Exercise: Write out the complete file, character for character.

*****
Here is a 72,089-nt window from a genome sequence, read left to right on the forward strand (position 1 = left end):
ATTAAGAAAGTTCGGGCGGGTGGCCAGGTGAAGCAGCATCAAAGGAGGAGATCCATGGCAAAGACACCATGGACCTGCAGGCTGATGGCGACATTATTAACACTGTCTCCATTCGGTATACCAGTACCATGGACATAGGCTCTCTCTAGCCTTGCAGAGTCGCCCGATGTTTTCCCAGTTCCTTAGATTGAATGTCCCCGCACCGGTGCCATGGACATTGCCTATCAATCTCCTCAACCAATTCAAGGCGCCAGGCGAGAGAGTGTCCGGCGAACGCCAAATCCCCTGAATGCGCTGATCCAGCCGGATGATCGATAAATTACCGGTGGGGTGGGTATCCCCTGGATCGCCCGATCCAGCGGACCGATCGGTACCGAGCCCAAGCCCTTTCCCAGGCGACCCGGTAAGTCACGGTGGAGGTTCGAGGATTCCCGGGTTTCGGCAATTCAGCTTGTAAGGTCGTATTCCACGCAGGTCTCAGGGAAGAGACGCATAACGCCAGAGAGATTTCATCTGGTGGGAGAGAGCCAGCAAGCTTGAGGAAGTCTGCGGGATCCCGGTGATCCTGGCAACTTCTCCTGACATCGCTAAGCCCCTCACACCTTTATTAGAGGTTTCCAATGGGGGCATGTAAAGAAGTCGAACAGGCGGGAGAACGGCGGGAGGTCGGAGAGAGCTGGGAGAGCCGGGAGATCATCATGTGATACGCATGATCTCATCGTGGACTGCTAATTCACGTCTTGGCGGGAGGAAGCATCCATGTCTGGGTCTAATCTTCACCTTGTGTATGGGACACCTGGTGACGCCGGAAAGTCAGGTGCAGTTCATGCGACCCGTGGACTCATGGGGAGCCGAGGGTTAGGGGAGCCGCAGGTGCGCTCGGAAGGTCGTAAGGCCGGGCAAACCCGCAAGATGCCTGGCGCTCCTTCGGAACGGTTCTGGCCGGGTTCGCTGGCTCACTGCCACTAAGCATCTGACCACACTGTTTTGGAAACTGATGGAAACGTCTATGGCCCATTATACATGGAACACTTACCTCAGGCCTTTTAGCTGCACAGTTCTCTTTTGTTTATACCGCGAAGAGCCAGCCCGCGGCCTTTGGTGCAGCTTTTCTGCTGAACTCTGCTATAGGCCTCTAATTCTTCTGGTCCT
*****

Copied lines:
Here is a 72,089-nt window from a genome sequence, read left to right on the forward strand (position 1 = left end):
ATTAAGAAAGTTCGGGCGGGTGGCCAGGTGAAGCAGCATCAAAGGAGGAGATCCATGGCAAAGACACCATGGACCTGCAGGCTGATGGCGACATTATTAACACTGTCTCCATTCGGTATACCAGTACCATGGACATAGGCTCTCTCTAGCCTTGCAGAGTCGCCCGATGTTTTCCCAGTTCCTTAGATTGAATGTCCCCGCACCGGTGCCATGGACATTGCCTATCAATCTCCTCAACCAATTCAAGGCGCCAGGCGAGAGAGTGTCCGGCGAACGCCAAATCCCCTGAATGCGCTGATCCAGCCGGATGATCGATAAATTACCGGTGGGGTGGGTATCCCCTGGATCGCCCGATCCAGCGGACCGATCGGTACCGAGCCCAAGCCCTTTCCCAGGCGACCCGGTAAGTCACGGTGGAGGTTCGAGGATTCCCGGGTTTCGGCAATTCAGCTTGTAAGGTCGTATTCCACGCAGGTCTCAGGGAAGAGACGCATAACGCCAGAGAGATTTCATCTGGTGGGAGAGAGCCAGCAAGCTTGAGGAAGTCTGCGGGATCCCGGTGATCCTGGCAACTTCTCCTGACATCGCTAAGCCCCTCACACCTTTATTAGAGGTTTCCAATGGGGGCATGTAAAGAAGTCGAACAGGCGGGAGAACGGCGGGAGGTCGGAGAGAGCTGGGAGAGCCGGGAGATCATCATGTGATACGCATGATCTCATCGTGGACTGCTAATTCACGTCTTGGCGGGAGGAAGCATCCATGTCTGGGTCTAATCTTCACCTTGTGTATGGGACACCTGGTGACGCCGGAAAGTCAGGTGCAGTTCATGCGACCCGTGGACTCATGGGGAGCCGAGGGTTAGGGGAGCCGCAGGTGCGCTCGGAAGGTCGTAAGGCCGGGCAAACCCGCAAGATGCCTGGCGCTCCTTCGGAACGGTTCTGGCCGGGTTCGCTGGCTCACTGCCACTAAGCATCTGACCACACTGTTTTGGAAACTGATGGAAACGTCTATGGCCCATTATACATGGAACACTTACCTCAGGCCTTTTAGCTGCACAGTTCTCTTTTGTTTATACCGCGAAGAGCCAGCCCGCGGCCTTTGGTGCAGCTTTTCTGCTGAACTCTGCTATAGGCCTCTAATTCTTCTGGTCCT